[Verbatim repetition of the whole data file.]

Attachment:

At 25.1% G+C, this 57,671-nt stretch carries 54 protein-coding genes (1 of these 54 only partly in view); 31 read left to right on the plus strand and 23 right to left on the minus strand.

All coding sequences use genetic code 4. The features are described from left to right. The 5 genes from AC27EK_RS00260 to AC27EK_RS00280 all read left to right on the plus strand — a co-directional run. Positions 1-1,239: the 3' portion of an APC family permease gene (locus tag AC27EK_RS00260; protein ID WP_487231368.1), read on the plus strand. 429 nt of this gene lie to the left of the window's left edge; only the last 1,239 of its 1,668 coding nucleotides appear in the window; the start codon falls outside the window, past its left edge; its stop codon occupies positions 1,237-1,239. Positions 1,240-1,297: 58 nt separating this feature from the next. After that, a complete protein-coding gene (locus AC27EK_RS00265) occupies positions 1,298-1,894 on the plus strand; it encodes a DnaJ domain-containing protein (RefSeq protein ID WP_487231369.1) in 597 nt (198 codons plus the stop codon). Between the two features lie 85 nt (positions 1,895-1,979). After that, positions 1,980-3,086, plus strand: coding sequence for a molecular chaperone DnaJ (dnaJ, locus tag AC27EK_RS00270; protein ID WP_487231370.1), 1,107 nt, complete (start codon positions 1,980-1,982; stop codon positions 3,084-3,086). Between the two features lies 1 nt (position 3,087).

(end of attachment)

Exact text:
At 25.1% G+C, this 57,671-nt stretch carries 54 protein-coding genes (1 of these 54 only partly in view); 31 read left to right on the plus strand and 23 right to left on the minus strand.

All coding sequences use genetic code 4. The features are described from left to right. The 5 genes from AC27EK_RS00260 to AC27EK_RS00280 all read left to right on the plus strand — a co-directional run. Positions 1-1,239: the 3' portion of an APC family permease gene (locus tag AC27EK_RS00260; protein ID WP_487231368.1), read on the plus strand. 429 nt of this gene lie to the left of the window's left edge; only the last 1,239 of its 1,668 coding nucleotides appear in the window; the start codon falls outside the window, past its left edge; its stop codon occupies positions 1,237-1,239. Positions 1,240-1,297: 58 nt separating this feature from the next. After that, a complete protein-coding gene (locus AC27EK_RS00265) occupies positions 1,298-1,894 on the plus strand; it encodes a DnaJ domain-containing protein (RefSeq protein ID WP_487231369.1) in 597 nt (198 codons plus the stop codon). Between the two features lie 85 nt (positions 1,895-1,979). After that, positions 1,980-3,086, plus strand: coding sequence for a molecular chaperone DnaJ (dnaJ, locus tag AC27EK_RS00270; protein ID WP_487231370.1), 1,107 nt, complete (start codon positions 1,980-1,982; stop codon positions 3,084-3,086). Between the two features lies 1 nt (position 3,087).